The current energy crisis has brought out the Yankee in me, pushing aside the happy-go-lucky Irish half for a while. As we turn off the lights and limit car use, it makes me think back to the times when we were always either doing without or saving stuff in World War II. And, for some reason, it was fun!
As a kid I was most aware of our rationed access to sugar and was very careful to use it sparingly, although now I don’t quite understand how sugar figured into the war effort.
We’re so spoiled these days that it’s hard to stir up enthusiasm over pitching in for the common good. Of course, the price of gas gets our attention, big time. No longer do we drop into Brattleboro for little errands. We combine as many chores as possible whenever we leave Brookline: grocery shopping, church, doctors’ appointments. There was a time when we would think nothing of driving to the market for a loaf of bread or a quart of milk. Not any more.
Recently I’ve revived an old practice from the days when we were seriously pinching pennies. When the dishwasher is through rinsing, open the door and let the dishes air dry. And they do say that the dishwasher is a more efficient use of electricity and water than hand washing. I do hang laundry to dry on the line when it’s a beautiful sunny, windy day, mostly because it smells so good. Back in the days when I had four tots and no clothes dryer, it wasn’t so romantic.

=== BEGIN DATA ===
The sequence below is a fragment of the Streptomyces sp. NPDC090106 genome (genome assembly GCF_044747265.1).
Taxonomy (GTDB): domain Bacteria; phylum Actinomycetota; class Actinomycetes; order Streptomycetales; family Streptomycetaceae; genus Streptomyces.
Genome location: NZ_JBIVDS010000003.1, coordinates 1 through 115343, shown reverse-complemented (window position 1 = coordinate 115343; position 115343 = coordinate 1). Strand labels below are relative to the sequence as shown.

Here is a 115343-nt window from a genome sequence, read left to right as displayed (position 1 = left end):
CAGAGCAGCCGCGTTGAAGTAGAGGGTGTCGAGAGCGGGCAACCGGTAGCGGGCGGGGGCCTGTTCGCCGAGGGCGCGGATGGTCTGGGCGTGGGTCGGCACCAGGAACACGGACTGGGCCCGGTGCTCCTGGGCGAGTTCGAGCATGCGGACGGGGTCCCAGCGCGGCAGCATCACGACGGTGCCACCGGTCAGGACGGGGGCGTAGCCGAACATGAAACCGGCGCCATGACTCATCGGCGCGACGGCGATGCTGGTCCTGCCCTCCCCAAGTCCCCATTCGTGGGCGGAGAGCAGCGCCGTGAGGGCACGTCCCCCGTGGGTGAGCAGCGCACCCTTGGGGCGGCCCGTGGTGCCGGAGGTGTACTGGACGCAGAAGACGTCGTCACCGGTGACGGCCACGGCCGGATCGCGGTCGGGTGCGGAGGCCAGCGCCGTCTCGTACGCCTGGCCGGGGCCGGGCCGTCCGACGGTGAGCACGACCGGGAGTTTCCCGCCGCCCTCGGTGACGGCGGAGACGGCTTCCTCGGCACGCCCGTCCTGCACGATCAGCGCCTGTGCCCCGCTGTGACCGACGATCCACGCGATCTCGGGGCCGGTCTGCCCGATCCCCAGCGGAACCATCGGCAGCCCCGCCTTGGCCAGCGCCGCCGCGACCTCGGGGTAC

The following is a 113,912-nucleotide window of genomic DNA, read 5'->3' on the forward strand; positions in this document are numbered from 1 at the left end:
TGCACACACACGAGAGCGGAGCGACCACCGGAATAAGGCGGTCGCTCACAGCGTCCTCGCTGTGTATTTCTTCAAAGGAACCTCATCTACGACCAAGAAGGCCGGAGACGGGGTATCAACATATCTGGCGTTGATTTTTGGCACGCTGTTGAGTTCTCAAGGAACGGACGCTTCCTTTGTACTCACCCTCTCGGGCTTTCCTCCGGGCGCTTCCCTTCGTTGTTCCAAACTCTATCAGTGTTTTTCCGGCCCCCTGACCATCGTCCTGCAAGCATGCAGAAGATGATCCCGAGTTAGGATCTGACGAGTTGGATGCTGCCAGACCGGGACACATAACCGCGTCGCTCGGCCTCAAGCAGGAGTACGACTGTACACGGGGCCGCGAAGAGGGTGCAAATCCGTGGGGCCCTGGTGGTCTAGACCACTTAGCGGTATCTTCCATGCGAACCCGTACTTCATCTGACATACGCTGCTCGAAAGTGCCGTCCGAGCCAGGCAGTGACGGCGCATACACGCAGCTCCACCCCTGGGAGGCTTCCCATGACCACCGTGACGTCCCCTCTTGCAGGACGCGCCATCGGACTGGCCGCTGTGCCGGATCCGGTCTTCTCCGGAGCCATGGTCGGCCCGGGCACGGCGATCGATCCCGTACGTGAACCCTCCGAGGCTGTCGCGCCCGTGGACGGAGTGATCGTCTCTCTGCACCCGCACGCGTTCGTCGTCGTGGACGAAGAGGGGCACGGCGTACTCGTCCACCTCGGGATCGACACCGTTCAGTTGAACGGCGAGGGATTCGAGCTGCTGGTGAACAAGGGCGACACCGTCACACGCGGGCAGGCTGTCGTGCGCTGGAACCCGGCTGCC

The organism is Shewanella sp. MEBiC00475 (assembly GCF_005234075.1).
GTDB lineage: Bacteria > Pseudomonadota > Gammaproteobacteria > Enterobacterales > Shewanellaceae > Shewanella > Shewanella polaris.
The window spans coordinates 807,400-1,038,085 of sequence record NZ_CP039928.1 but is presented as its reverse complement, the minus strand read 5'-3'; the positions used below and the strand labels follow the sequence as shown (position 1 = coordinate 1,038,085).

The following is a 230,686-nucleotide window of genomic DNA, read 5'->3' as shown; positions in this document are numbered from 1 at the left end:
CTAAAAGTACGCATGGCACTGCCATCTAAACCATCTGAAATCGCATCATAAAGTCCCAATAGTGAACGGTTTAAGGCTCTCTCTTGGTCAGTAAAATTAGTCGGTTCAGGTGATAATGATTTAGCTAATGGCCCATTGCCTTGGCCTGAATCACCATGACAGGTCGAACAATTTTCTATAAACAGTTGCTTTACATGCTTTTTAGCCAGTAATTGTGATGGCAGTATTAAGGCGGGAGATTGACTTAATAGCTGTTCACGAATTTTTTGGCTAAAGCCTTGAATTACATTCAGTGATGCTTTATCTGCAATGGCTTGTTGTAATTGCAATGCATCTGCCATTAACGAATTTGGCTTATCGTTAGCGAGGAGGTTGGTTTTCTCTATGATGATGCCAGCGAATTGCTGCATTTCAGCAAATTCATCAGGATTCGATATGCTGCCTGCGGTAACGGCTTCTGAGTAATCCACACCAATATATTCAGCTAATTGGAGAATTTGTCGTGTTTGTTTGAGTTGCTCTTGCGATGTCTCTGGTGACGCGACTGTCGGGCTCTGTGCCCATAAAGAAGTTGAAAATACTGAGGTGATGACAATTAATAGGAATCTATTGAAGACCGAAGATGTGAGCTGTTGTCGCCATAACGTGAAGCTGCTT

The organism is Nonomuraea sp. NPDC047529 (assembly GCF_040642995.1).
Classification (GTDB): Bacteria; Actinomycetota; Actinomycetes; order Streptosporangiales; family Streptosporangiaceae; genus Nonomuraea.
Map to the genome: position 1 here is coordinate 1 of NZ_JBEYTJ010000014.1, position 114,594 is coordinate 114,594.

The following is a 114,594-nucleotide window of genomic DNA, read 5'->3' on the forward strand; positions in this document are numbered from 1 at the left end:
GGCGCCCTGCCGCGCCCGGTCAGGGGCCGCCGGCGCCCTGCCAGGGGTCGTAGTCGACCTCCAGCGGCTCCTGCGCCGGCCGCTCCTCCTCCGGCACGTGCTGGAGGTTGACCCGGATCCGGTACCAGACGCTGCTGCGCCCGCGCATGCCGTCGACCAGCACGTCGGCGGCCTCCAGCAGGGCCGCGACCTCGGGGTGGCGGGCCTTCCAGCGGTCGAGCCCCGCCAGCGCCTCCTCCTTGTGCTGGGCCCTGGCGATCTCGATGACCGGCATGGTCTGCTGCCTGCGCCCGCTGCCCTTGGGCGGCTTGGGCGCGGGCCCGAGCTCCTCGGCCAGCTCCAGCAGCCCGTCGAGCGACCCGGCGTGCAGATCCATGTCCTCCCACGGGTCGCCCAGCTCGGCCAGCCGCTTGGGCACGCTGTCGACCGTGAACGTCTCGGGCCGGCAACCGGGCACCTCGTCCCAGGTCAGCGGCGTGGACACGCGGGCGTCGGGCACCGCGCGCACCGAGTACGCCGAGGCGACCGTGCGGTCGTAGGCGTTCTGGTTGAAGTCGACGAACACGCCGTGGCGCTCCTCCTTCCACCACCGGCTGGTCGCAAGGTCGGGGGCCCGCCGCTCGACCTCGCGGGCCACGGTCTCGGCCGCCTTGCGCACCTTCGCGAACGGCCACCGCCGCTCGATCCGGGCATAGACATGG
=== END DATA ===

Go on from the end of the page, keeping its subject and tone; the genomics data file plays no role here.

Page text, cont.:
I look at the outfits today’s teens are wearing. First of all, the sneakers cost what we used to pay for the rent and groceries for one week. And I love it that brand new jeans are made to look, not only bleached out, ragged and dirty, but too small. Remember hand-me-downs? When is the last time I darned a sock? When we got our first TV, we were the last on the block to have one, and then last on the block to have color. Now we have several. Ditto computers! Remember the rich people who had more than one phone in the house? Or more than one car? Now we can put the computers and phones in our too-small jean pockets.
When we traveled it was by train or bus; only our well-to-do friends went by air, or boat. My aunt was a big deal when she went to Europe on the HMS Queen Mary at a time when the friendly skies were pretty empty. Niagara Falls was a thrilling visit and all we did was drive all day to look at a really big waterfall.
There’s something noble about doing with less when the cause is clear. We had that during the aforementioned war. Maybe it was because we believed that that war was a righteous cause and we were happy to do with a little less gas in the tank for the privilege being able to take part.
How things change when you’re not looking.